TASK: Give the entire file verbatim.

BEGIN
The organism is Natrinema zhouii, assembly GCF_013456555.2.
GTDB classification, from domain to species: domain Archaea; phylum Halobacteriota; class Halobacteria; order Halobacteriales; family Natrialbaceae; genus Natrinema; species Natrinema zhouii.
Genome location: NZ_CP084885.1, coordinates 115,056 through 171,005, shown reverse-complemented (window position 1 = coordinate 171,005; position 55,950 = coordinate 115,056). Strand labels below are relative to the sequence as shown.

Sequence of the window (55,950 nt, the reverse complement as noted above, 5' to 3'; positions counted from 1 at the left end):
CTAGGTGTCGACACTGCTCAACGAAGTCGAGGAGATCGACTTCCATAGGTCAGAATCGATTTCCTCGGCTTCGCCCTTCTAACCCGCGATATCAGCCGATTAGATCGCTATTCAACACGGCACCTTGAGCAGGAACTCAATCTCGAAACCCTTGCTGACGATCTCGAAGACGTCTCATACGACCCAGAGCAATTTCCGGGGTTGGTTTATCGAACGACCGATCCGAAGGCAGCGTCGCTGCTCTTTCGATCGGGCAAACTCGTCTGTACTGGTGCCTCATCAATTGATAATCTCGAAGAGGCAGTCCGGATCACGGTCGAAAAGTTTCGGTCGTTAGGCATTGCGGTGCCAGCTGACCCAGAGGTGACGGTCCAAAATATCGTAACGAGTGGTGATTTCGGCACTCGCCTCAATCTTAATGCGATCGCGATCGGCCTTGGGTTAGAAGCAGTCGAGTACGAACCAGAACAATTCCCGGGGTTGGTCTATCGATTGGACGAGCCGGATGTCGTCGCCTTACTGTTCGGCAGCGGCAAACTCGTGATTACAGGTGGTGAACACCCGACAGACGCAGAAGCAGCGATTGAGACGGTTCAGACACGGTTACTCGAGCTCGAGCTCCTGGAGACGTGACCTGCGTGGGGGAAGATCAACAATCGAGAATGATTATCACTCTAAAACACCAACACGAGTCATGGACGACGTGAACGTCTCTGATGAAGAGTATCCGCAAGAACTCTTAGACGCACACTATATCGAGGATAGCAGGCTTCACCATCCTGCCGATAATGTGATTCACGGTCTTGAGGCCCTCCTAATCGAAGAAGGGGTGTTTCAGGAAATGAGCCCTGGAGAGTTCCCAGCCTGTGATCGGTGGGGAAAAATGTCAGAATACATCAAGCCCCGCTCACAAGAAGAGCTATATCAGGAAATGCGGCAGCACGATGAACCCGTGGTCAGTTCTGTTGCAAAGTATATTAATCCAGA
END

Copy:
The organism is Natrinema zhouii, assembly GCF_013456555.2.
GTDB classification, from domain to species: domain Archaea; phylum Halobacteriota; class Halobacteria; order Halobacteriales; family Natrialbaceae; genus Natrinema; species Natrinema zhouii.
Genome location: NZ_CP084885.1, coordinates 115,056 through 171,005, shown reverse-complemented (window position 1 = coordinate 171,005; position 55,950 = coordinate 115,056). Strand labels below are relative to the sequence as shown.

Sequence of the window (55,950 nt, the reverse complement as noted above, 5' to 3'; positions counted from 1 at the left end):
CTAGGTGTCGACACTGCTCAACGAAGTCGAGGAGATCGACTTCCATAGGTCAGAATCGATTTCCTCGGCTTCGCCCTTCTAACCCGCGATATCAGCCGATTAGATCGCTATTCAACACGGCACCTTGAGCAGGAACTCAATCTCGAAACCCTTGCTGACGATCTCGAAGACGTCTCATACGACCCAGAGCAATTTCCGGGGTTGGTTTATCGAACGACCGATCCGAAGGCAGCGTCGCTGCTCTTTCGATCGGGCAAACTCGTCTGTACTGGTGCCTCATCAATTGATAATCTCGAAGAGGCAGTCCGGATCACGGTCGAAAAGTTTCGGTCGTTAGGCATTGCGGTGCCAGCTGACCCAGAGGTGACGGTCCAAAATATCGTAACGAGTGGTGATTTCGGCACTCGCCTCAATCTTAATGCGATCGCGATCGGCCTTGGGTTAGAAGCAGTCGAGTACGAACCAGAACAATTCCCGGGGTTGGTCTATCGATTGGACGAGCCGGATGTCGTCGCCTTACTGTTCGGCAGCGGCAAACTCGTGATTACAGGTGGTGAACACCCGACAGACGCAGAAGCAGCGATTGAGACGGTTCAGACACGGTTACTCGAGCTCGAGCTCCTGGAGACGTGACCTGCGTGGGGGAAGATCAACAATCGAGAATGATTATCACTCTAAAACACCAACACGAGTCATGGACGACGTGAACGTCTCTGATGAAGAGTATCCGCAAGAACTCTTAGACGCACACTATATCGAGGATAGCAGGCTTCACCATCCTGCCGATAATGTGATTCACGGTCTTGAGGCCCTCCTAATCGAAGAAGGGGTGTTTCAGGAAATGAGCCCTGGAGAGTTCCCAGCCTGTGATCGGTGGGGAAAAATGTCAGAATACATCAAGCCCCGCTCACAAGAAGAGCTATATCAGGAAATGCGGCAGCACGATGAACCCGTGGTCAGTTCTGTTGCAAAGTATATTAATCCAGA